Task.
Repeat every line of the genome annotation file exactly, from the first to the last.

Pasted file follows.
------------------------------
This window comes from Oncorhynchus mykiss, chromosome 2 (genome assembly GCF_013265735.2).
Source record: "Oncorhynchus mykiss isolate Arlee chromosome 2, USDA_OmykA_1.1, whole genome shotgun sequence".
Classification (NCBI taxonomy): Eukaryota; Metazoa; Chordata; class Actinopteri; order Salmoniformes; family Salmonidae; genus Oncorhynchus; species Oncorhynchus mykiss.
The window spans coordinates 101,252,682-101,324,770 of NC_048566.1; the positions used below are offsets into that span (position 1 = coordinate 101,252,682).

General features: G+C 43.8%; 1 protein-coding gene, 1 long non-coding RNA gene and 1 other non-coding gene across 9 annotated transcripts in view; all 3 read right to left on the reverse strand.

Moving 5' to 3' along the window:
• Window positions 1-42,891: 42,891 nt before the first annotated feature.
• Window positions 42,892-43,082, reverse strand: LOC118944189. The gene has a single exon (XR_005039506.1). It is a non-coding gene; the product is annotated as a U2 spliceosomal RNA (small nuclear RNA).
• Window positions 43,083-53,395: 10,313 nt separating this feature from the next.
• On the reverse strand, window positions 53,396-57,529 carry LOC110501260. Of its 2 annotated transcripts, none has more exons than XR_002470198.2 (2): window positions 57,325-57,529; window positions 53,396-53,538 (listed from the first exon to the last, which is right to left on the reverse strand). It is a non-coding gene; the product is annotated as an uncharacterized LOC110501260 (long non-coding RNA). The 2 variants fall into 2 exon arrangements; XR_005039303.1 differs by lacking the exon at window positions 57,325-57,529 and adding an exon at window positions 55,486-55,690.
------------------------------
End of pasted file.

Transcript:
This window comes from Oncorhynchus mykiss, chromosome 2 (genome assembly GCF_013265735.2).
Source record: "Oncorhynchus mykiss isolate Arlee chromosome 2, USDA_OmykA_1.1, whole genome shotgun sequence".
Classification (NCBI taxonomy): Eukaryota; Metazoa; Chordata; class Actinopteri; order Salmoniformes; family Salmonidae; genus Oncorhynchus; species Oncorhynchus mykiss.
The window spans coordinates 101,252,682-101,324,770 of NC_048566.1; the positions used below are offsets into that span (position 1 = coordinate 101,252,682).

General features: G+C 43.8%; 1 protein-coding gene, 1 long non-coding RNA gene and 1 other non-coding gene across 9 annotated transcripts in view; all 3 read right to left on the reverse strand.

Moving 5' to 3' along the window:
• Window positions 1-42,891: 42,891 nt before the first annotated feature.
• Window positions 42,892-43,082, reverse strand: LOC118944189. The gene has a single exon (XR_005039506.1). It is a non-coding gene; the product is annotated as a U2 spliceosomal RNA (small nuclear RNA).
• Window positions 43,083-53,395: 10,313 nt separating this feature from the next.
• On the reverse strand, window positions 53,396-57,529 carry LOC110501260. Of its 2 annotated transcripts, none has more exons than XR_002470198.2 (2): window positions 57,325-57,529; window positions 53,396-53,538 (listed from the first exon to the last, which is right to left on the reverse strand). It is a non-coding gene; the product is annotated as an uncharacterized LOC110501260 (long non-coding RNA). The 2 variants fall into 2 exon arrangements; XR_005039303.1 differs by lacking the exon at window positions 57,325-57,529 and adding an exon at window positions 55,486-55,690.